[For the previous Dark Carnival post, click here.]
“The Night” (1946)
In the year 1927, an 8-year-old boy and his mother “are all alone at home in the warm darkness of summer.” Dad is at a lodge meeting, and the boy’s older brother Skipper, 12, is out playing with his friends. Matters turn worrisome when Skipper doesn’t come home on time. The mother and the boy venture out to look for him, and their search naturally gravitates toward the town-bisecting ravine, a “pit of jungled blackness” with “a dark sewer, rotten foliage, thick green odor.” It is a region where “civilization ceases, reason ends, and a universal evil takes over.” The mother and the boy fear that Skipper might have tried to cut across the ravine and encountered “Tramps. Criminals. Darkness. Accident. Most of all-Death.” Just as the dread builds to a crescendo, though, Skipper appears with his friends, safe and sound. But the boy has been struck by “the essential impact of life’s loneliness,” and the incident has a significant effect on his outlook onto to the world.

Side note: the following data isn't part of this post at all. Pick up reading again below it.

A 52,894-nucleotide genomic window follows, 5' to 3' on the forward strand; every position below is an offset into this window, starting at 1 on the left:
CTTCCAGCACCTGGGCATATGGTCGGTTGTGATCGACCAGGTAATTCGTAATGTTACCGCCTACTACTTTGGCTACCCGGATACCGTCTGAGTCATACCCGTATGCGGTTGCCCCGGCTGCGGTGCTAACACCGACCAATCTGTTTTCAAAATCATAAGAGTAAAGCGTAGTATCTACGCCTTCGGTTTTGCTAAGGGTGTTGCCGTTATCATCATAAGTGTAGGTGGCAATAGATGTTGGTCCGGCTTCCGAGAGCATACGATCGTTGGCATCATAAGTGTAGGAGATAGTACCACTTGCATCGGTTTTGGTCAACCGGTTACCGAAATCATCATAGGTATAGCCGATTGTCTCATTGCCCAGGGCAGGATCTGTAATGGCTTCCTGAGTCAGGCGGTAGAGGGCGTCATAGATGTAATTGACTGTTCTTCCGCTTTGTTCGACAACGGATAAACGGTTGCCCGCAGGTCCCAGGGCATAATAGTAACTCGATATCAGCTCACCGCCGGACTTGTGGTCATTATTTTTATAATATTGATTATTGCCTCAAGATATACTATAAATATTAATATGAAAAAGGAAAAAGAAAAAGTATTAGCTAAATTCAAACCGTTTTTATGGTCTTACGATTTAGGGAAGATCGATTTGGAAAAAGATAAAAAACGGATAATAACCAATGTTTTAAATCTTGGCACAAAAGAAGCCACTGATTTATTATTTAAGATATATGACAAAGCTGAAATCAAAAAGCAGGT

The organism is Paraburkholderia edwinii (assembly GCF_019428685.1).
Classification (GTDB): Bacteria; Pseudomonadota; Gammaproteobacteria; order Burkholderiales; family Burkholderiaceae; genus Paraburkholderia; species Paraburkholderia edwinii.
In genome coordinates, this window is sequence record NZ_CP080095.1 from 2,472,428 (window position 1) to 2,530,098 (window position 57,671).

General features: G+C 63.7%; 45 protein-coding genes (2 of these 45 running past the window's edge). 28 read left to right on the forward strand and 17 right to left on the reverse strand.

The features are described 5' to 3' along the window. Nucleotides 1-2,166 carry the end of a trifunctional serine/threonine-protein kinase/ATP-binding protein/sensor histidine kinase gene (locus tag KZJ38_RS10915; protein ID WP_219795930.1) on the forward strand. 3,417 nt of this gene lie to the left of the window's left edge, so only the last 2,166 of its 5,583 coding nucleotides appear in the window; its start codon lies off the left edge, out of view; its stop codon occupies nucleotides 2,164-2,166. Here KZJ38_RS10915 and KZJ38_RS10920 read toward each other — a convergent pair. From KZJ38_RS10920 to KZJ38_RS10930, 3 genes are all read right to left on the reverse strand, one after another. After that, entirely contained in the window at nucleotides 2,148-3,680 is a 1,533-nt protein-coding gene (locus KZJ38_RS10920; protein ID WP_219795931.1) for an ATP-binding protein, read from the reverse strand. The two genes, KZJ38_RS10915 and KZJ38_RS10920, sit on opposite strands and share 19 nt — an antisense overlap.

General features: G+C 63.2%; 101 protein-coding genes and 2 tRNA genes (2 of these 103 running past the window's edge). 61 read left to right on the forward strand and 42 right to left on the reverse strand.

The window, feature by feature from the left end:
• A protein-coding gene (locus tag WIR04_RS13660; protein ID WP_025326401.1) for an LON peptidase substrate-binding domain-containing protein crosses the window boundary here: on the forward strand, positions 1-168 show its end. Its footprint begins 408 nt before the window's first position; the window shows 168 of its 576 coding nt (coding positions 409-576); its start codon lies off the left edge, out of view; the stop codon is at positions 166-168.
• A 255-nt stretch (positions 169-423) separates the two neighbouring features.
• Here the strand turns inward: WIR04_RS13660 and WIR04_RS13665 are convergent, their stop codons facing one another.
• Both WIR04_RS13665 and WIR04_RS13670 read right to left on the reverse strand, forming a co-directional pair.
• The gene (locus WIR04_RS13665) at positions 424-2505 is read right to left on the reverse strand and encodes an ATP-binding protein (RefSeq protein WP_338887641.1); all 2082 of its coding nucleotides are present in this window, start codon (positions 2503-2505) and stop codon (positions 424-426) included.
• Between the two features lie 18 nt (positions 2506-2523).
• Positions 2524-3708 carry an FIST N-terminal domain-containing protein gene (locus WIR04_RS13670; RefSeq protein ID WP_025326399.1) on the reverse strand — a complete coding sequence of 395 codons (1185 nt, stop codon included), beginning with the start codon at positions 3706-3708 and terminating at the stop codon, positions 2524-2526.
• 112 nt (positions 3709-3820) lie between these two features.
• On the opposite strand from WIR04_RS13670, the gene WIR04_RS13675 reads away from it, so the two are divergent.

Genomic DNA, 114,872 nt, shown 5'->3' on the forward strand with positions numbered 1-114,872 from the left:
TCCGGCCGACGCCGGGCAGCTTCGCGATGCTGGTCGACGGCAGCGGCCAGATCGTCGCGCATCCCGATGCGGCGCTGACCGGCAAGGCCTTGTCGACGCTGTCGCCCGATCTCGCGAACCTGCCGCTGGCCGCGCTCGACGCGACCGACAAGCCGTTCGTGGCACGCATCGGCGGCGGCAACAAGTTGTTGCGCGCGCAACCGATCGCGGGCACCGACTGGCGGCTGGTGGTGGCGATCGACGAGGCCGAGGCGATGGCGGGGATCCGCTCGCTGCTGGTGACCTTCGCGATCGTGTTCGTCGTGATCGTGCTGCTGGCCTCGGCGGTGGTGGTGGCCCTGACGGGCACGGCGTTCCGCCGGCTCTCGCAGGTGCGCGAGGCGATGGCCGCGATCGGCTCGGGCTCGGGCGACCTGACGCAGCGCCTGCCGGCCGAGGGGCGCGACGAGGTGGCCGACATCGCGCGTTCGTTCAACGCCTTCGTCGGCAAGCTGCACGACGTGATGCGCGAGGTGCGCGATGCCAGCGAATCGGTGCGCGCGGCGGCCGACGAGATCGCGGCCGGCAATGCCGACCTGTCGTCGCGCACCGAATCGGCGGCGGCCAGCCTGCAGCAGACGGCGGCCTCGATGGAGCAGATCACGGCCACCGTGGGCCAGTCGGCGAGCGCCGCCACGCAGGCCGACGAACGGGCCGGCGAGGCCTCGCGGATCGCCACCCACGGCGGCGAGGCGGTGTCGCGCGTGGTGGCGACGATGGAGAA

Bradbury, somewhat unusually, writes the story in the second-person, perhaps to emphasize universality (“There are a million small towns like this all over the world,” he writes. “Each as dark, as lonely, each as removed, as full of shuddering and wonder.”). Perhaps the author was just trying to distance himself from a story rooted in autobiography (Bradbury would subsequently expand on this material in “The Whole Town’s Sleeping” and Dandelion Wine, both of which explicitly invoke the serial killer known as “The Lonely One”). The sinister ravine setting proves a prominent element of Bradbury’s Green Town milieu, and also prefigures the Barrens in Stephen King’s American Gothic opus, IT. Yes, “The Night” casts a long shadow, and none of its dark brilliance has dulled after seventy-five years.